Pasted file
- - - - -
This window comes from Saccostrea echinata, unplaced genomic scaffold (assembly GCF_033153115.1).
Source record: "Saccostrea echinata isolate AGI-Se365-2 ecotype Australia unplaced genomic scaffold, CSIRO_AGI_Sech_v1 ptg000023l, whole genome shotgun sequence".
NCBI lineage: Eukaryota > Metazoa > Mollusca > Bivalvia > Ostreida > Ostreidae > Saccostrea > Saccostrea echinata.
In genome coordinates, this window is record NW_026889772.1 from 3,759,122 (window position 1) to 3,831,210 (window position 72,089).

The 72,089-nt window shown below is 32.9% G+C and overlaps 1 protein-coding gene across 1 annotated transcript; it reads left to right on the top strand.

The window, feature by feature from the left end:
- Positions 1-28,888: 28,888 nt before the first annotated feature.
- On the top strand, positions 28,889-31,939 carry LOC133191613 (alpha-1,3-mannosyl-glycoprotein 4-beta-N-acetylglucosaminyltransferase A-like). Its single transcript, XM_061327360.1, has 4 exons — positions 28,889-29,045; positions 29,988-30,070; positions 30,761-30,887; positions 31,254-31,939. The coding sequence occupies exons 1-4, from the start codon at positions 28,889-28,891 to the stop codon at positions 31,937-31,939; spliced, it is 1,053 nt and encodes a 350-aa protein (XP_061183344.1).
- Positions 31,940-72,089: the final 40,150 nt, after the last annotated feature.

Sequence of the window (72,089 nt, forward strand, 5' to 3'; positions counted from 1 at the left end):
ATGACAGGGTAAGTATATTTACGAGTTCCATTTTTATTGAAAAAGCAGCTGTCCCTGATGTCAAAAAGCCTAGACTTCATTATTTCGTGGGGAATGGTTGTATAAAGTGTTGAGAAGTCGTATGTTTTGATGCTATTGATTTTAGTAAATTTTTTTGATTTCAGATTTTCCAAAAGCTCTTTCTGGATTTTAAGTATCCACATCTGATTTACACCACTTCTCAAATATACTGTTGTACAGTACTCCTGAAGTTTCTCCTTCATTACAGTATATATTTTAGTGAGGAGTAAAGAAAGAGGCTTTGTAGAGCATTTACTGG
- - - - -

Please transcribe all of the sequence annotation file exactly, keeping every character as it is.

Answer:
This window comes from Saccostrea echinata, unplaced genomic scaffold (assembly GCF_033153115.1).
Source record: "Saccostrea echinata isolate AGI-Se365-2 ecotype Australia unplaced genomic scaffold, CSIRO_AGI_Sech_v1 ptg000023l, whole genome shotgun sequence".
NCBI lineage: Eukaryota > Metazoa > Mollusca > Bivalvia > Ostreida > Ostreidae > Saccostrea > Saccostrea echinata.
In genome coordinates, this window is record NW_026889772.1 from 3,759,122 (window position 1) to 3,831,210 (window position 72,089).

The 72,089-nt window shown below is 32.9% G+C and overlaps 1 protein-coding gene across 1 annotated transcript; it reads left to right on the top strand.

The window, feature by feature from the left end:
- Positions 1-28,888: 28,888 nt before the first annotated feature.
- On the top strand, positions 28,889-31,939 carry LOC133191613 (alpha-1,3-mannosyl-glycoprotein 4-beta-N-acetylglucosaminyltransferase A-like). Its single transcript, XM_061327360.1, has 4 exons — positions 28,889-29,045; positions 29,988-30,070; positions 30,761-30,887; positions 31,254-31,939. The coding sequence occupies exons 1-4, from the start codon at positions 28,889-28,891 to the stop codon at positions 31,937-31,939; spliced, it is 1,053 nt and encodes a 350-aa protein (XP_061183344.1).
- Positions 31,940-72,089: the final 40,150 nt, after the last annotated feature.

Sequence of the window (72,089 nt, forward strand, 5' to 3'; positions counted from 1 at the left end):
ATGACAGGGTAAGTATATTTACGAGTTCCATTTTTATTGAAAAAGCAGCTGTCCCTGATGTCAAAAAGCCTAGACTTCATTATTTCGTGGGGAATGGTTGTATAAAGTGTTGAGAAGTCGTATGTTTTGATGCTATTGATTTTAGTAAATTTTTTTGATTTCAGATTTTCCAAAAGCTCTTTCTGGATTTTAAGTATCCACATCTGATTTACACCACTTCTCAAATATACTGTTGTACAGTACTCCTGAAGTTTCTCCTTCATTACAGTATATATTTTAGTGAGGAGTAAAGAAAGAGGCTTTGTAGAGCATTTACTGG